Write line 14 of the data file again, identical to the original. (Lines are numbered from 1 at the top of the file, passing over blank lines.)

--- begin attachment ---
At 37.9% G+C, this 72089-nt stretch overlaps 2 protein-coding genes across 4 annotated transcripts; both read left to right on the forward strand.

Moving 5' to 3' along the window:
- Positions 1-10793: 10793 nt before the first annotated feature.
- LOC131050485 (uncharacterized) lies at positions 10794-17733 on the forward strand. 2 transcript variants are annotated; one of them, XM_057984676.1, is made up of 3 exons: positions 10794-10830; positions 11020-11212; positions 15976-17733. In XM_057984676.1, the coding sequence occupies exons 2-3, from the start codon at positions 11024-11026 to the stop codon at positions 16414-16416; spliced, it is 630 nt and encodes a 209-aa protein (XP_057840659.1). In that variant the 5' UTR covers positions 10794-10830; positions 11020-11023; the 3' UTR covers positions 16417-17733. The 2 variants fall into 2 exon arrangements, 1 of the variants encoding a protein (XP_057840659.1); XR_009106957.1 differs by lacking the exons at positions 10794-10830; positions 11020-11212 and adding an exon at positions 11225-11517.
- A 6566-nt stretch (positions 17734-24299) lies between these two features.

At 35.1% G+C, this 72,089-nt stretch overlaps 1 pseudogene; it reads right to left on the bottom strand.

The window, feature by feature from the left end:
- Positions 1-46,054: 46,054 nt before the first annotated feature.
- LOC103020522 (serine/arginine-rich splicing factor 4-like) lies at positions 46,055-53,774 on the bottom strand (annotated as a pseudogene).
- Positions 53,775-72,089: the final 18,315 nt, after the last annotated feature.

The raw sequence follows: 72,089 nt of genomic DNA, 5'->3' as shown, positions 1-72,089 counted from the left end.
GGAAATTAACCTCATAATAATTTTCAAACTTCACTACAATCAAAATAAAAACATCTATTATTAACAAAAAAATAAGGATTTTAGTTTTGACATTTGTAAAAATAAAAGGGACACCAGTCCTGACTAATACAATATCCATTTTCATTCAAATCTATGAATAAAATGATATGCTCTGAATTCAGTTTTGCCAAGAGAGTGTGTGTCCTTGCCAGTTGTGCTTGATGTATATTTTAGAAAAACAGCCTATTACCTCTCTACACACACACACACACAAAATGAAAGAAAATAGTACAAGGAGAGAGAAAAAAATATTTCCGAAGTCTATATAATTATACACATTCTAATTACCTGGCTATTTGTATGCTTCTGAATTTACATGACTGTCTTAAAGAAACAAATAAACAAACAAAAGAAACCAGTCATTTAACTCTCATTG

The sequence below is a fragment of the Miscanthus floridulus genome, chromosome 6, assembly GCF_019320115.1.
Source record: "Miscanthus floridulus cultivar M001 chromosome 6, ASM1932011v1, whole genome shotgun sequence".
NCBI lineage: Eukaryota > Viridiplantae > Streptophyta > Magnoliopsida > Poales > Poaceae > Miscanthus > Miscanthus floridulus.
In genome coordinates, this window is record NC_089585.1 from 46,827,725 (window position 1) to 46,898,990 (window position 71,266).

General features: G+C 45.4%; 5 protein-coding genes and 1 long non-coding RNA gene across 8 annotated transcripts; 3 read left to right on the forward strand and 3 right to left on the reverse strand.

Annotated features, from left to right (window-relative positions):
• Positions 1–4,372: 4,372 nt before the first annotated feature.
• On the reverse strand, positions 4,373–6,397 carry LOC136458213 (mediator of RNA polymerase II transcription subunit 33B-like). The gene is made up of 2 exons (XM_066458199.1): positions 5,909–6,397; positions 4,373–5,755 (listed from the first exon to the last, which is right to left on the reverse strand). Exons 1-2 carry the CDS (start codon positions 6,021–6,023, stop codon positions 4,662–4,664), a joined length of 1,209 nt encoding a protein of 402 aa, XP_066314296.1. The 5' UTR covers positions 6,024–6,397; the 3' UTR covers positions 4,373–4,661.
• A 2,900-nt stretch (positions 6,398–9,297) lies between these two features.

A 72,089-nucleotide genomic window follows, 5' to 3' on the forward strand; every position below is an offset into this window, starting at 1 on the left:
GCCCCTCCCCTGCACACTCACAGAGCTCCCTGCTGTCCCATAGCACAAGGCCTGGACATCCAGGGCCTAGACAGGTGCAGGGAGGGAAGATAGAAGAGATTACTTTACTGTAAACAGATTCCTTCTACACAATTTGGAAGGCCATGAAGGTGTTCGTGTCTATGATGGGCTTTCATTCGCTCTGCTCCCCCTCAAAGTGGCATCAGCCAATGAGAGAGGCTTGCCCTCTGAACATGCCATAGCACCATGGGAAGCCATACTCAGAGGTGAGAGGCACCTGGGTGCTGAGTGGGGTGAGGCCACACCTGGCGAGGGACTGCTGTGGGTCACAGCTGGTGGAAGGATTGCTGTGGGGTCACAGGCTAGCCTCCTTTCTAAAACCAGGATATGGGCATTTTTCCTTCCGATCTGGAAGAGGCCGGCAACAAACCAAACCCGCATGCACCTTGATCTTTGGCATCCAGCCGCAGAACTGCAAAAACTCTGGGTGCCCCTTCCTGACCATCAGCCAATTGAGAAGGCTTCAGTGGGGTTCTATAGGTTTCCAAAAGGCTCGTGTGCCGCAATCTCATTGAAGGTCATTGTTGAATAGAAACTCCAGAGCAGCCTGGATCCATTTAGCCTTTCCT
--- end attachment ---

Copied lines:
Source record: "Miscanthus floridulus cultivar M001 chromosome 6, ASM1932011v1, whole genome shotgun sequence".